The Local Church is the Hope of the World – And Must Lead in Every Community’s Shift Away from Misconduct
Published in InSight Spring 2019
The Gallagher Team | Religious Practice | Peter A. Persuitti, Managing Director
Much has been written about the #ChurchToo ‘movement’ emanating out of the broader community and the #MeToo tsunami. Taking into account the associated organizational risks, we would like to carefully parse the terminology of ‘misconduct’ and address the role of the Church at the center of this reform, a transformation that is so raw and yet so necessary if we are to see the church once again become a source of strength and morality in the public square. We are hearing calls for a culture of transparency and accountability in this once trusted cultural arena. And we have some recommendations on how to move forward.
A paradigm shift
“Social pressures for a fair and equitable work environment have been building over the last few decades, with anti-harassment emerging as a vital issue. From the #MeToo movement spotlighting sexual harassment in the workplace to Salesforce.com, Inc. spending millions to amend gender and racial pay gaps, workplace respect has become familiar front-page news. Contributing to this trend’s momentum is the growing rate of millennials in all workforce roles, including leadership positions. Gallagher Research shows that they prioritize fairness and corporate social responsibility as the most important employer attributes.
One interesting dynamic at the center of this debate has been the cavalier use of the word ‘misconduct’ as a ‘catch-all’ expression. In the insurance world, we have to be very careful as we are seeing underwriters and claims professionals blur child sexual abuse and sexual harassment, or just broadly define it as misconduct. It is important to distinguish between these forms of misconduct:
Child Sexual Abuse – Adult on Child
Peer Child Sexual Abuse – Child on Child
Sexual Harassment – Adult on Adult at Work
Adult Sexual Misconduct – Adult on Adult
An important nuance in today’s misconduct hailstorm involves aligning these claims under the correct coverage form. For example, child sexual abuse would fall under a Sexual Misconduct Form, and sexual harassment could fall under a D&O and / or Employment Practice Liability Insurance (EPLI) form.
Liability – Coverage, Forms
Tony Abella, Sr., Gallagher Religious Practice National Director
The insurance industry has initiated significant changes due to the recent increase in sexual harassment claims. Until 2009, coverage for this type of incident was frequently part of the multiple ‘unnamed items’ included within the overall General Liability definition. Restricting endorsements related to Employment Related Practices Liability started showing up around 1998. However, it was 11 years later that the insurance industry recognized sexual harassment as a specific risk requiring separate treatment. The basic endorsement introduced in 2009 treats harassment as a distinct risk that requires independent underwriting considerations and should be preferably accepted only on a claims-made basis. This is a result of the multiple claims for sexual misconduct that occurred many years before and was only presented decades later by the injured party.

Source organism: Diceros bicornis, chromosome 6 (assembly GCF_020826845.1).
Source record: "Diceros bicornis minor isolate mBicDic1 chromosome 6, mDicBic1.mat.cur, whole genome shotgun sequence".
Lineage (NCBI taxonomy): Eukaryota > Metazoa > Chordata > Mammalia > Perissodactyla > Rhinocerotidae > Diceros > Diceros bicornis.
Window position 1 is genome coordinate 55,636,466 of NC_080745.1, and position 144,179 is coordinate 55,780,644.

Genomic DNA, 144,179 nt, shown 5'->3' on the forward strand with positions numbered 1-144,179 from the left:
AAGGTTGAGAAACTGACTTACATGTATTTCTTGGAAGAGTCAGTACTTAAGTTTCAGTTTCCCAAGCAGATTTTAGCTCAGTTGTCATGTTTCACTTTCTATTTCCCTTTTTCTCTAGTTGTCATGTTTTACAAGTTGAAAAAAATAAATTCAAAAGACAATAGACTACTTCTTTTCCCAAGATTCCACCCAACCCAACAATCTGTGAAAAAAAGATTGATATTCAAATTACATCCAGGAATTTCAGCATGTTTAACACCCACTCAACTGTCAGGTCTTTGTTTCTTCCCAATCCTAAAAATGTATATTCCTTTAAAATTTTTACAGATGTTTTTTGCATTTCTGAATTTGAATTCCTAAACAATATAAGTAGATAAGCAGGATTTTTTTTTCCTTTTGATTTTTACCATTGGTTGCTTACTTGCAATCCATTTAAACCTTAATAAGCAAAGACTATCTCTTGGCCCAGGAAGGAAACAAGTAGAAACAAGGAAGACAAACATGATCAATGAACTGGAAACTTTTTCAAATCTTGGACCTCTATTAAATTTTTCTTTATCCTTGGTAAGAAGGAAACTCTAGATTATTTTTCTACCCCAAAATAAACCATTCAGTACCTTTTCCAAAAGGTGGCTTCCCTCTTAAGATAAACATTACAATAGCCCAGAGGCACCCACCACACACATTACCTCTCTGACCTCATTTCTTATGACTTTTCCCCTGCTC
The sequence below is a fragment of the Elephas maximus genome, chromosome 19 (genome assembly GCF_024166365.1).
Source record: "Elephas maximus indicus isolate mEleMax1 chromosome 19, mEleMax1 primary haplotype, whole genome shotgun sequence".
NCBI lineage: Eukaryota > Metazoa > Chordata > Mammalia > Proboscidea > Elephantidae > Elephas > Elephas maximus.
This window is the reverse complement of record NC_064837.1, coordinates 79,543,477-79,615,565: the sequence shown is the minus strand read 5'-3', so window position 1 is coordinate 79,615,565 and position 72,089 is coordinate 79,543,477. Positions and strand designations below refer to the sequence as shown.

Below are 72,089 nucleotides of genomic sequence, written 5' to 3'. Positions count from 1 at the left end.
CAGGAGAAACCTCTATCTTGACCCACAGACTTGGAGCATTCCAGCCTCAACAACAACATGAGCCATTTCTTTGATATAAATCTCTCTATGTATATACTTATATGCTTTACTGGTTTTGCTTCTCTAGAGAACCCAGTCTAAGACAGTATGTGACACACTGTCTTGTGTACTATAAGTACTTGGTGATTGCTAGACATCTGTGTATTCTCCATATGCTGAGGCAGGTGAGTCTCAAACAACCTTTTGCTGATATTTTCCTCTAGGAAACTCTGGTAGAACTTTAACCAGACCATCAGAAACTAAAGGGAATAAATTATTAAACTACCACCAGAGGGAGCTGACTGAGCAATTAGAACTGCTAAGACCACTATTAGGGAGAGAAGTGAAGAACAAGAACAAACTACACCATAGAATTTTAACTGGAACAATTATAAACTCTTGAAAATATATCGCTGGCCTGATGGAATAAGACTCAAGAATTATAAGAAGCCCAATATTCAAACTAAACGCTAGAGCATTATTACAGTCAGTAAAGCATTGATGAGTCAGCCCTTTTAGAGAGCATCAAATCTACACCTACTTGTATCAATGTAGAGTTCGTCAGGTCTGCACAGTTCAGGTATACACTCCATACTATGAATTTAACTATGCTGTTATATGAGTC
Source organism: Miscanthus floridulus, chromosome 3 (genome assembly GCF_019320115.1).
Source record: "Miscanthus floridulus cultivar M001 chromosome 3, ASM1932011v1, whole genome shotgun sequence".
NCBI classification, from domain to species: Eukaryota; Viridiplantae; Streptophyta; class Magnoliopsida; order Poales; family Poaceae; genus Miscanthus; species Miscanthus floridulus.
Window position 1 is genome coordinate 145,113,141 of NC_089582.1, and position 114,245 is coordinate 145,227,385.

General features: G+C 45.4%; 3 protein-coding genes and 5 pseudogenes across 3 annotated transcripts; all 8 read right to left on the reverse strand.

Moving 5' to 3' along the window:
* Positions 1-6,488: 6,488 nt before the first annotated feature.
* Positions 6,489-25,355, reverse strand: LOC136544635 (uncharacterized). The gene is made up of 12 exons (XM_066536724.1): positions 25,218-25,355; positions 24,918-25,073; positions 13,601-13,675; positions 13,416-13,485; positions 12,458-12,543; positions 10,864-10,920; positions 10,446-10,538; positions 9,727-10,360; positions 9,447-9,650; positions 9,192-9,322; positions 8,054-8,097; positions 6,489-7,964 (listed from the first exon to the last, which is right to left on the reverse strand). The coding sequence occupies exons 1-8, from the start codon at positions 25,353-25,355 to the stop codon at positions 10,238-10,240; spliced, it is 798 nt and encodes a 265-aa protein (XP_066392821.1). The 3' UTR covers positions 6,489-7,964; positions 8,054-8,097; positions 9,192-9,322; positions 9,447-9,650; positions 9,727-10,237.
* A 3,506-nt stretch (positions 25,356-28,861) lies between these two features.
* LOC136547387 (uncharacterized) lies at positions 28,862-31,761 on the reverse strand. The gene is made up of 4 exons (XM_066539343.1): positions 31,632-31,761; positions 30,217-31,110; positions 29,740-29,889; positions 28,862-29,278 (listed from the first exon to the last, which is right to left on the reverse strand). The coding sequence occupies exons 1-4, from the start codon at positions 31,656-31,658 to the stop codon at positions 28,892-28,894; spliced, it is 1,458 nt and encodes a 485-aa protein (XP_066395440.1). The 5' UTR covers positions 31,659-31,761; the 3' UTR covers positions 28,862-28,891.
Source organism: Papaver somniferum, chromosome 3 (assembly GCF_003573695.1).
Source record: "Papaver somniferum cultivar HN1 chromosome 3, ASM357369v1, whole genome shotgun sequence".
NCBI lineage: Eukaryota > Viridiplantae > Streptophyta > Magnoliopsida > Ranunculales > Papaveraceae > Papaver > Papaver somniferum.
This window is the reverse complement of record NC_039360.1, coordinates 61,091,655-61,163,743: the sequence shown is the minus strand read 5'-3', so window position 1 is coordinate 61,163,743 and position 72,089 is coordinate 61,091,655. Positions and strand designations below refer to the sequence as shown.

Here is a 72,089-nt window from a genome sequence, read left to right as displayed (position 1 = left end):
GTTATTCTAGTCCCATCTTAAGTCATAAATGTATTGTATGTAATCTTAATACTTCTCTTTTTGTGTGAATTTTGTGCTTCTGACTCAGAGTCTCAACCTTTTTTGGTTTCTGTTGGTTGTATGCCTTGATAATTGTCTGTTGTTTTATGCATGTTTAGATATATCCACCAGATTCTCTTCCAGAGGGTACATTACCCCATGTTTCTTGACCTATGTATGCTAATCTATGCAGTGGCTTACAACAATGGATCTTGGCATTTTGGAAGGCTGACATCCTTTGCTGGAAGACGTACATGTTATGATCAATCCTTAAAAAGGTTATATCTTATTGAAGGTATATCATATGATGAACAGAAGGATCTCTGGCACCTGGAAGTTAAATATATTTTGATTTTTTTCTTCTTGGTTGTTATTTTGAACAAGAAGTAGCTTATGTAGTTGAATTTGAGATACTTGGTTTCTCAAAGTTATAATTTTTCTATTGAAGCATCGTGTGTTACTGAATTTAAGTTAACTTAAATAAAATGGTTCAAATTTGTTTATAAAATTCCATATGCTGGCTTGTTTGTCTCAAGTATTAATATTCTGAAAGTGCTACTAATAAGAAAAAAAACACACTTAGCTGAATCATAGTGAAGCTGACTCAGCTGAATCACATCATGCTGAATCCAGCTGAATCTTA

While coverage is available today, for most it requires specific disclosure of steps taken to prevent a loss, especially if prior records indicate a history of multiple incidents.
There are state variations where the basic form has been adapted to comply with local laws. Prompt reporting of any known or potential incidents is required to ensure coverage will adequately respond. Limits are typically aggregated although large increments and are available at a price.
Another significant new approach has been to attach both Employment Practices and Sexual Harassment coverage to free standing D&O policies, although we believe it may be more cost effective to seek this coverage as part of a master package that includes at least property & liability whenever possible.
Claims Experience – What are we seeing?
Tony McLaughlin, Gallagher Bassett Services, National Director, Religious Practice
Since the disturbing occurrences within the US Gymnastics, Michigan State University and the publication of the Grand Jury Report in Pennsylvania that identified a significant level of historic clergy child sexual abuse in the Catholic dioceses, there has been an uptick in child sexual abuse claims and inquiries. Many organizations are scrambling to locate historical insurance coverage information in an effort to transfer the financial obligation and avoid significant legal cost, which may, or may not, be avoidable.
In many states, community-based organizations, boarding schools and faith-based institutions are creating “voluntary compensation funds” in an effort to allow individuals who claim to have been abused, to come forward and negotiate directly with a committee that has the authority to conclude any claim they deem credible. Coordinating voluntary efforts with any potential carrier is a must and comes with challenges. Beyond identifying all historical coverage, and due to the sexual abuse crisis championed by the #metoo movement, local churches must take immediate steps to ensure their culture does not support misconduct.